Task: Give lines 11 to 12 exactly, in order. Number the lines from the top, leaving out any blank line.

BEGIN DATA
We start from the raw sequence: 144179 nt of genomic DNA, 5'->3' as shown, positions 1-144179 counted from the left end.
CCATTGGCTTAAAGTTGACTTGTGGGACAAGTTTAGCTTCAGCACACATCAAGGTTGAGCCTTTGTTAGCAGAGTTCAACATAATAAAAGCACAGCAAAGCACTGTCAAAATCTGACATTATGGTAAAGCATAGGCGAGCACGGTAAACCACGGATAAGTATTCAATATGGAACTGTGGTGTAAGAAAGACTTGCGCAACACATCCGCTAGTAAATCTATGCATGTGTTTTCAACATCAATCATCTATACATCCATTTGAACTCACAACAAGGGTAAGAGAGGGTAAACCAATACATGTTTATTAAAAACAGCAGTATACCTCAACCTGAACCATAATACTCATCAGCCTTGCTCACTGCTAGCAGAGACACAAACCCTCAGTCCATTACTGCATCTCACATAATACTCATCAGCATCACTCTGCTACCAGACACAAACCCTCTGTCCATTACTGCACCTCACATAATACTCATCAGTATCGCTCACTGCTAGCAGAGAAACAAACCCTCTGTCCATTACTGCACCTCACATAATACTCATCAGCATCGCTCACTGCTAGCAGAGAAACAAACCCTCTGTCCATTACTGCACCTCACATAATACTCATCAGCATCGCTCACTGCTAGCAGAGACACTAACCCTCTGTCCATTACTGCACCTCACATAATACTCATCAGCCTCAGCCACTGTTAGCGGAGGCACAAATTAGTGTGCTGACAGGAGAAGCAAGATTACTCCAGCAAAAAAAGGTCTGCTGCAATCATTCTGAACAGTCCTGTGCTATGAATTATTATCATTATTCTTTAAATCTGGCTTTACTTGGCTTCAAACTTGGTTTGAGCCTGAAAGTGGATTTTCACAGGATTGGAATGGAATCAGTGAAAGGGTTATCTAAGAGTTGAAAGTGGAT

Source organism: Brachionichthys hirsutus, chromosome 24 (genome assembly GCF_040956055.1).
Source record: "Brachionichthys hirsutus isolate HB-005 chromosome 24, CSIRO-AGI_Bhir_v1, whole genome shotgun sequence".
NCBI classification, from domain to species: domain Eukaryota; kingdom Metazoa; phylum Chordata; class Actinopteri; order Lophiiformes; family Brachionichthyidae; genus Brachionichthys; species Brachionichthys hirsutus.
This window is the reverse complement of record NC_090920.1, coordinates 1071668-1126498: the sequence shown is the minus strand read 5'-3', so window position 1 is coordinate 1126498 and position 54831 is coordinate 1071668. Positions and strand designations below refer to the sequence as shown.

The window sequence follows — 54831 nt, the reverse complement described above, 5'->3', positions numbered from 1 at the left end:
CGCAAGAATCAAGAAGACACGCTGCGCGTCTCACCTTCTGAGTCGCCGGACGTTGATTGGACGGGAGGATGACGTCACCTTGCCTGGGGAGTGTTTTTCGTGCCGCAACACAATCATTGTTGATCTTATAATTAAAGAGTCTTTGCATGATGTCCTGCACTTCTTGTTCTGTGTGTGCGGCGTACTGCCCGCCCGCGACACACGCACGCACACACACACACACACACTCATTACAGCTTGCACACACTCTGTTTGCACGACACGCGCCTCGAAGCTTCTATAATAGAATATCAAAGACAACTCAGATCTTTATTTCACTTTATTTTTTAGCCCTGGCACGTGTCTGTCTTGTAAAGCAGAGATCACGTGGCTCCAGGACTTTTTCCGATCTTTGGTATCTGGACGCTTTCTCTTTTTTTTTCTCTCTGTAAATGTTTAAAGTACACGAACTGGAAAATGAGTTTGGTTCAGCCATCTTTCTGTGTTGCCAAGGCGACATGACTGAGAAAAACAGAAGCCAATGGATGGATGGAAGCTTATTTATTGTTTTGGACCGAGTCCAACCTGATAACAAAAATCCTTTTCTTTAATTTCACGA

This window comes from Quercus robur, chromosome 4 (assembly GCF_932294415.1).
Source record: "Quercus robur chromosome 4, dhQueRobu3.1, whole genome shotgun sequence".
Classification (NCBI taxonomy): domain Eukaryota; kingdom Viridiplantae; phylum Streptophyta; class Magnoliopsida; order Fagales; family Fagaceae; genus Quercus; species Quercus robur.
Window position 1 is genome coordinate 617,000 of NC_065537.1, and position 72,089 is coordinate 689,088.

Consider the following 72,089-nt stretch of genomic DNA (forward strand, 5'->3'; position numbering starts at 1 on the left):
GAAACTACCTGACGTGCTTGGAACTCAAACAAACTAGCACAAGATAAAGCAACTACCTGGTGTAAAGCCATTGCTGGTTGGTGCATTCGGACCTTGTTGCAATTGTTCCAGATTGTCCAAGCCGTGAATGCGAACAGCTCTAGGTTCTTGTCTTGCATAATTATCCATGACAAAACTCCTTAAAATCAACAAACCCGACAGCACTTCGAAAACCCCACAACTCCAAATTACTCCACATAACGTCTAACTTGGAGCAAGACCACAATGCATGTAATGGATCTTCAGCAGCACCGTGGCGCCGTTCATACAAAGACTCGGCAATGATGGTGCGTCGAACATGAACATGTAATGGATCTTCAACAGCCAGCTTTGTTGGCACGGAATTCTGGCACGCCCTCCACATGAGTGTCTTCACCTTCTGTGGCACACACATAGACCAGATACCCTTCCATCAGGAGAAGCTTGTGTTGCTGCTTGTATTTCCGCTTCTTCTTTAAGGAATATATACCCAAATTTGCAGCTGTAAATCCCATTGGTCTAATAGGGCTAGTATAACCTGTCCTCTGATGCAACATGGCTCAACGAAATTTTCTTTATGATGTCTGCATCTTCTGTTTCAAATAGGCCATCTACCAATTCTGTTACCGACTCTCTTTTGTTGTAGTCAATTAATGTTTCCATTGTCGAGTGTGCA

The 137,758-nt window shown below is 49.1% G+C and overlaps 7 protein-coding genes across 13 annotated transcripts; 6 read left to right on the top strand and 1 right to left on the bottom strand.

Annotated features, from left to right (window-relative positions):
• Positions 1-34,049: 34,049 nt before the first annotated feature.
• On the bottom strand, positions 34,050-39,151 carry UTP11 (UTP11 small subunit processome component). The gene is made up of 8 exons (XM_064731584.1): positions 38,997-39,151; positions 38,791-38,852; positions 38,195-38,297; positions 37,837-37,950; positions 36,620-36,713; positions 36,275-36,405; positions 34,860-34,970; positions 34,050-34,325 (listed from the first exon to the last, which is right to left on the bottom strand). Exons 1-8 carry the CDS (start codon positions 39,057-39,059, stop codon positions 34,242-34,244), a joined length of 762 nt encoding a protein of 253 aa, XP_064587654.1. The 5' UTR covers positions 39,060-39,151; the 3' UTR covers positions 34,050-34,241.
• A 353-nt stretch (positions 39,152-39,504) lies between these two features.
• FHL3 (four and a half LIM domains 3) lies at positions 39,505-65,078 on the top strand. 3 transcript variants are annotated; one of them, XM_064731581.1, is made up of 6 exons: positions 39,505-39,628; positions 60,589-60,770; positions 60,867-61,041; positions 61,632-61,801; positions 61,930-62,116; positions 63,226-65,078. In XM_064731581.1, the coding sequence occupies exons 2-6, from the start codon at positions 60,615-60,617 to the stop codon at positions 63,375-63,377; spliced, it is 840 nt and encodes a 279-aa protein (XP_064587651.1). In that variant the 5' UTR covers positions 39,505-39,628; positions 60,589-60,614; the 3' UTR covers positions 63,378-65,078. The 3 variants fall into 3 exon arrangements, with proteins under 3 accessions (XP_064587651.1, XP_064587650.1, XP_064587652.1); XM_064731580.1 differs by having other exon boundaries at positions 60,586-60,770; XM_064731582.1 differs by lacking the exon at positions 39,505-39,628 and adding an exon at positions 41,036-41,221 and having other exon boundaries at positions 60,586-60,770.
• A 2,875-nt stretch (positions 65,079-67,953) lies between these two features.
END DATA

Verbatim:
Classification (NCBI taxonomy): domain Eukaryota; kingdom Viridiplantae; phylum Streptophyta; class Magnoliopsida; order Fagales; family Fagaceae; genus Quercus; species Quercus robur.
Window position 1 is genome coordinate 617,000 of NC_065537.1, and position 72,089 is coordinate 689,088.